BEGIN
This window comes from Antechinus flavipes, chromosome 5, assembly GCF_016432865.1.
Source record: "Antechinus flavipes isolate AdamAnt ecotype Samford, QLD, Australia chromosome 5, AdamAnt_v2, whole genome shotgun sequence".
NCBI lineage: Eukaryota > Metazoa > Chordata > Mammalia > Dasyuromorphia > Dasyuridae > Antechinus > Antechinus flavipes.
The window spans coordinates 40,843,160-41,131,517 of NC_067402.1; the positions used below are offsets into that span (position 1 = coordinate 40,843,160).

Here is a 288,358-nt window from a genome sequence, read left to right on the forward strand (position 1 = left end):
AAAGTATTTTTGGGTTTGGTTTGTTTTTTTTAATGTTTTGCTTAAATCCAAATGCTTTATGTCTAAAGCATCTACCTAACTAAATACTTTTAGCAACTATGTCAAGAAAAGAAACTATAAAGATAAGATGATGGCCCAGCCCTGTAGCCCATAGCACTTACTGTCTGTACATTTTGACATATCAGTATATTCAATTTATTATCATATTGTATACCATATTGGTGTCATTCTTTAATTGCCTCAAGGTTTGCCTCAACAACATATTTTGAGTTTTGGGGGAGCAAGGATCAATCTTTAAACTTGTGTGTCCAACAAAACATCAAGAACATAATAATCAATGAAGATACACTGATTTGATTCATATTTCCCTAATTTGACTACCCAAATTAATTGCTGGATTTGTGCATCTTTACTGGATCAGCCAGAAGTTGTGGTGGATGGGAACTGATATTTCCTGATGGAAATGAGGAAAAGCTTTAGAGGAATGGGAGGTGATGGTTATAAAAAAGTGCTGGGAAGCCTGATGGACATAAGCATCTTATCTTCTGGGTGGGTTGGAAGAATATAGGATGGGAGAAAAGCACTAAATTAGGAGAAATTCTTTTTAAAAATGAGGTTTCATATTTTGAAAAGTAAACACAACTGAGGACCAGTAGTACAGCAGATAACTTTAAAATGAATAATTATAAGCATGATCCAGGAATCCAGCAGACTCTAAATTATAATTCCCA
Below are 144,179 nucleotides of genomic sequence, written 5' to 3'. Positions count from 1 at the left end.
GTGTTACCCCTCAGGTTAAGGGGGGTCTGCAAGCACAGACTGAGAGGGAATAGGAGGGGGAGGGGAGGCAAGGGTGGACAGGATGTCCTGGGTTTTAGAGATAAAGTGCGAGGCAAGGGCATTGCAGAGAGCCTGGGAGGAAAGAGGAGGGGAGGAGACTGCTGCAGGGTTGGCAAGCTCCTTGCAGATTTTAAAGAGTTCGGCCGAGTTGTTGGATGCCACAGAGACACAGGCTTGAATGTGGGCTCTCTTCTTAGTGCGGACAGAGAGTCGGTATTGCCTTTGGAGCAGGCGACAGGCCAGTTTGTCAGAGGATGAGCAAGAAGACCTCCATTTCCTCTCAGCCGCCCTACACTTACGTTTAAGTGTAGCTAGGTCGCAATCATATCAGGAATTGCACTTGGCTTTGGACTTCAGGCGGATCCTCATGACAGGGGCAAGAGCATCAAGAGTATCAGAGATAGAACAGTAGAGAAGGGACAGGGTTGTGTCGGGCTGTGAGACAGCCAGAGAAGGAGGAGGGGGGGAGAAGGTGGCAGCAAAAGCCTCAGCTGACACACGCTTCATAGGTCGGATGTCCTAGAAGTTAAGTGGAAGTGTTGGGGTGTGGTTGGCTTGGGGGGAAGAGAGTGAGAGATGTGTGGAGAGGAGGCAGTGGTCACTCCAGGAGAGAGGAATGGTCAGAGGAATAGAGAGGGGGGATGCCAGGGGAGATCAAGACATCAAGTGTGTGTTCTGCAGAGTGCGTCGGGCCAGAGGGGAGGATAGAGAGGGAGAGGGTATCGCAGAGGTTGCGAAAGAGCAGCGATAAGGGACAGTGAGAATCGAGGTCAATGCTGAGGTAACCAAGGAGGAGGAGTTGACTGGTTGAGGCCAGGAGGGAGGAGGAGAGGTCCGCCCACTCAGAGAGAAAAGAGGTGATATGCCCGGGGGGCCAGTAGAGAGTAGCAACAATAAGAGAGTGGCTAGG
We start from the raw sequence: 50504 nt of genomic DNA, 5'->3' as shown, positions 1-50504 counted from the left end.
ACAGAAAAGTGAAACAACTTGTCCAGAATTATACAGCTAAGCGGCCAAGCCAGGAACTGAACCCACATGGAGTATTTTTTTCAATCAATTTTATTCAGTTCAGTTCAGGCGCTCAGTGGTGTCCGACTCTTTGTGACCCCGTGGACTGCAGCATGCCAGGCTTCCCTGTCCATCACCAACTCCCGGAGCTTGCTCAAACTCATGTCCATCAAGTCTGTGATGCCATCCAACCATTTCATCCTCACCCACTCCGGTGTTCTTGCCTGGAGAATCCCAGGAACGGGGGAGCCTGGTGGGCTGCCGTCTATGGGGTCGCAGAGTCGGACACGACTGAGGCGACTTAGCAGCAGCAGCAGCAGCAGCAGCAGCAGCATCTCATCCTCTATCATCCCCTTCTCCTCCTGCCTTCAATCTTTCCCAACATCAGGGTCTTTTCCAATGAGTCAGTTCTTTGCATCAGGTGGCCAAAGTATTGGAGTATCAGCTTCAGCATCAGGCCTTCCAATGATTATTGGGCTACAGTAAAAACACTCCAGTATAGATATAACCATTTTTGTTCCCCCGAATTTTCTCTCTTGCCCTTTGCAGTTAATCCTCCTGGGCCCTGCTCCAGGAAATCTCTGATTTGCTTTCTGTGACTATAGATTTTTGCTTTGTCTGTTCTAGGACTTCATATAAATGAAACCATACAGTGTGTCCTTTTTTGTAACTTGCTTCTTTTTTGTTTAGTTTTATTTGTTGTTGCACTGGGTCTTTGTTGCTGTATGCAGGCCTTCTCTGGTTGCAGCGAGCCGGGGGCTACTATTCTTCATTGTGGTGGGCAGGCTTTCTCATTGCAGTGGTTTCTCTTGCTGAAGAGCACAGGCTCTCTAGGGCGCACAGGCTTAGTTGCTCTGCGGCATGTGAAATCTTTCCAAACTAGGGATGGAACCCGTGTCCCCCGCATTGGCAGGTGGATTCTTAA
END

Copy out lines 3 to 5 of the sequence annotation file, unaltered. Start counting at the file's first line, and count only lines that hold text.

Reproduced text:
NCBI lineage: Eukaryota > Metazoa > Chordata > Mammalia > Dasyuromorphia > Dasyuridae > Antechinus > Antechinus flavipes.
The window spans coordinates 40,843,160-41,131,517 of NC_067402.1; the positions used below are offsets into that span (position 1 = coordinate 40,843,160).

Here is a 288,358-nt window from a genome sequence, read left to right on the forward strand (position 1 = left end):